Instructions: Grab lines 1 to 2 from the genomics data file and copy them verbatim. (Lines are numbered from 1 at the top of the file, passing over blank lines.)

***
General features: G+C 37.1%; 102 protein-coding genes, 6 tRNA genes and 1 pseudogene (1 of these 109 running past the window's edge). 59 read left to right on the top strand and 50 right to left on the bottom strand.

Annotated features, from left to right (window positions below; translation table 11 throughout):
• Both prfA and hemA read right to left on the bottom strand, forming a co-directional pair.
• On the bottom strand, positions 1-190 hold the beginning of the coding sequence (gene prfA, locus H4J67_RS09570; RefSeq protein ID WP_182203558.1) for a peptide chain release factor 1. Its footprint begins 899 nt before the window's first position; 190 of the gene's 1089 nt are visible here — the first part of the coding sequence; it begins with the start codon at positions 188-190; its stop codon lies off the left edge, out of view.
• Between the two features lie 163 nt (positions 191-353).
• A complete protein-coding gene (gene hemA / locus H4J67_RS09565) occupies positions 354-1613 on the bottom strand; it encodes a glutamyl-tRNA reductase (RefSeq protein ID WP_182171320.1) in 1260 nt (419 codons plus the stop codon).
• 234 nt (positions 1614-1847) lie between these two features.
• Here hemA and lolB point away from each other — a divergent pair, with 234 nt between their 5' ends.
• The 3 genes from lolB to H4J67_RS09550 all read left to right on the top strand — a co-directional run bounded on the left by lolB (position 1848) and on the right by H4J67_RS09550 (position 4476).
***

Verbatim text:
General features: G+C 37.1%; 102 protein-coding genes, 6 tRNA genes and 1 pseudogene (1 of these 109 running past the window's edge). 59 read left to right on the top strand and 50 right to left on the bottom strand.

Annotated features, from left to right (window positions below; translation table 11 throughout):